Volume One (Volume, 1991)

Volume 1

Volume 1 r

All hail Rob Deacon! Volume magazine was a game-changer for me. While it was well advertised in the music press, my first awareness was seeing a sales assistant at HMV Grafton Street putting it on the racks. As far as I recall it was pricey – £15.99 (that’s Irish pounds) – but the 200 page booklet coupled with the impressive line-up (New Order, Throwing Muses, Shamen, The Orb) sucked me in. We got a real substantial package that consisted entirely of new music – be it a remix, an unreleased track or even a demo. Contributors for the first issue were Adrian Goldberg, Sam King, Graham Linehan, Arthur Mathews, Paul Mathur, Mick Mercer, Ronnie Relevant, Simon Reynolds, John Robb, Dave Simpson, Tommy Udo, Cathi Unsworth. That’s a seriously impressive roster. To design – bear in mind the fish theme – was by Batfish (Royal Charlotte Shoal). And most wonderful are the new release adverts that are so evocative of the era. There’s one for Creation’s “forthcoming long players” including not one but two albums by Teenage Fanclub.

There’s an industrial feel to the opening instalment as we begin with a span new Meat Beat Manifesto track recorded specially for Volume. Love Mad is swirling, breathless and chugs along on a gorgeous “when you leave, take me with you” sample. Fitting like a glove, Papa Sprain’s euphoric remix of Flying To Vegas and Nitzer Ebb’s mutant disco that is Come Alive. Getting back to the writing – John Robb has a hilarious feature on Dance Record complete with glossary. Next, a nice indie diversion as Kitchens Of Distinction re-record Prize B-side Innocent now named Innocence. It’s followed by a great interview with the Throwing Muses (complete with A to Z) who drop a killer version of Red Shoes from their best album, The Real Ramona. A Lower Rathmines Road bedsit jam. D is for Dreams: “On tour Tanya used to sit bolt upright in bed at night and shout, fuck you, fuck you.” We also get a brief career summary of their LPs along with a lovely 4AD advert showcasing their ’91 releases. A sprawling live version of The Darkside’s Guitar Voodoo completes the run.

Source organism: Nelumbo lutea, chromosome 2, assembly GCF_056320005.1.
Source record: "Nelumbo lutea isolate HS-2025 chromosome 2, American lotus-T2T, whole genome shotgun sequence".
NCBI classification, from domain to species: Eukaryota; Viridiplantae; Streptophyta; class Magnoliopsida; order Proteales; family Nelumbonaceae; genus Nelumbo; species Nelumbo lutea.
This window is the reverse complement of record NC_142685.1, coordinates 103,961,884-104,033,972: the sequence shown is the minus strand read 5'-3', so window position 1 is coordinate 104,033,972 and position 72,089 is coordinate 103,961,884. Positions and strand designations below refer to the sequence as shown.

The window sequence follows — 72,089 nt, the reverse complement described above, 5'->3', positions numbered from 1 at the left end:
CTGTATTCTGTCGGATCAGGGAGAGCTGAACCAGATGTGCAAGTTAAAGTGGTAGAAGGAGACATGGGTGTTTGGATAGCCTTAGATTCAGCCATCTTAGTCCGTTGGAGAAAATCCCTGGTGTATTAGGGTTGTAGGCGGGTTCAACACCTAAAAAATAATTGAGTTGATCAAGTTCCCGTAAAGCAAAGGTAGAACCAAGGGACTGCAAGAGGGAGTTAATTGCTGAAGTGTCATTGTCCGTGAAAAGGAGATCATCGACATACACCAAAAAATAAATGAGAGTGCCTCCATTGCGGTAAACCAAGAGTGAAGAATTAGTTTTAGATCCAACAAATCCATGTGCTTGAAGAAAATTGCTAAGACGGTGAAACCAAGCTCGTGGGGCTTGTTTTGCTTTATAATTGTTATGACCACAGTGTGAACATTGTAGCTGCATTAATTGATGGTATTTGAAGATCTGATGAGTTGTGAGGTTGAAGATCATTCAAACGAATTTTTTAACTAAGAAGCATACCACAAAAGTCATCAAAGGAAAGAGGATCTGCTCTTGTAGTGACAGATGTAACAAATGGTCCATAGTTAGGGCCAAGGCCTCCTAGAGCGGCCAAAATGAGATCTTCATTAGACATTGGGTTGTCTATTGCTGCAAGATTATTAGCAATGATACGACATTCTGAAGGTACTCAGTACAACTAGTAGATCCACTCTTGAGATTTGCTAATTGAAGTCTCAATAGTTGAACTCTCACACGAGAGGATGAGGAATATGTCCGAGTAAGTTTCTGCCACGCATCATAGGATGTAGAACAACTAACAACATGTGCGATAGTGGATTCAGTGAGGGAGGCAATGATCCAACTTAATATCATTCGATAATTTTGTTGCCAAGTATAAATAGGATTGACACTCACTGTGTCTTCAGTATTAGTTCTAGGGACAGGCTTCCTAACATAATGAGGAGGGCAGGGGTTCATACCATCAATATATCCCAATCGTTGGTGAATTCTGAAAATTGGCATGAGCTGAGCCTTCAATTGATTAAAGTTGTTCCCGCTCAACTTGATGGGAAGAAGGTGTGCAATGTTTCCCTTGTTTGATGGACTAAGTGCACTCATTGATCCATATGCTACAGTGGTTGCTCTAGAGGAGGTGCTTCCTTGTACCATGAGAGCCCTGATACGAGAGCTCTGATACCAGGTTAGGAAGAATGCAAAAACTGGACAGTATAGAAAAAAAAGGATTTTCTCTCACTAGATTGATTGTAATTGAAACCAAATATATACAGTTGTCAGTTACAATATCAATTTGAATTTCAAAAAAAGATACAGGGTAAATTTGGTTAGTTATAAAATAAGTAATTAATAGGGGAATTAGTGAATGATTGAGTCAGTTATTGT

After a hilarious Band Facts feature we’re treated to an edited version of Dr Phibes’ Sugerblast, now regarded as a key shoegazing work. Elsewhere Glinner gives a decent Popguns interview with good background info on the band’s Midnight Music output. Going Under is a searing slice of heady jangle. Next come The Orb with the delightful Reefer Spin In The Galaxy, a superb and floaty remix of Supernova At The End Of The Universe. The written word gives us 10 Things You Might Not Know About The Orb, 10 Very Ambient Things To Do and 10 Essential Orb-Related Releases. Meanwhile New Order’s Confusion was remixed for Dance Music Club (DMC) and was previously available to members of DMC on September 90 – Mixes 2. The accompanying text spans 25 pages, an exhaustive look back at their career complete with all single and album sleeves. In the wake, another remix of The Shamen’s Hyperreal, by Rico Conning – along with a most interesting Q&A with Will Sinnott, completed just two weeks before his untimely death.

Fortran 5’s XX21 and the Thrill Kill Kult’s Leather Sex work perfectly as a pair, frantic and hedonistic. You can then read about some of The Hacienda’s great club nights before Consolidated’s highly-charged Sexual Politics Of Meat. Friendly Fascism was a great listen back in 1991; the poor-sounding vinyl version trumped by the CD with key extra tracks. Nowadays it come across as hugely angry. Next The Wolfgang Press with the pummeling Sucker. They talk about their favourite albums – a great list for all three. In more reading goodness, Keith Cameron gives us a handy guide of what else is out there – 12 pages of recommendations. On the final lap, Daisy Chainsaw’s self-referencing Upmanship Down, a debut recording. We end with an genuine obscurity – L. Kage’s plaintive Another Story From Raintown, a heartfelt strum reminiscent of the Grove Park midnight walk home.

Favourite tracks
The Orb – Reefer Spin In The Galaxy

Kitchens Of Distinction – Innocence

Lest we forget
L. Kage – Another Story From Raintown

This entry was posted in Volume. Bookmark the permalink.

2 Responses to Volume One (Volume, 1991)

  1. Pingback: Volume Two (Volume, 1991) | A Pop Fan's Dream

  2. Pingback: Volume Seventeen: Fifth Birthday Bumper Bonanza (Volume, 1996) | A Pop Fan's Dream

Leave a Reply

Fill in your details below or click an icon to log in:

WordPress.com Logo

You are commenting using your WordPress.com account. Log Out /  Change )

Twitter picture

You are commenting using your Twitter account. Log Out /  Change )

Facebook photo

You are commenting using your Facebook account. Log Out /  Change )

Connecting to %s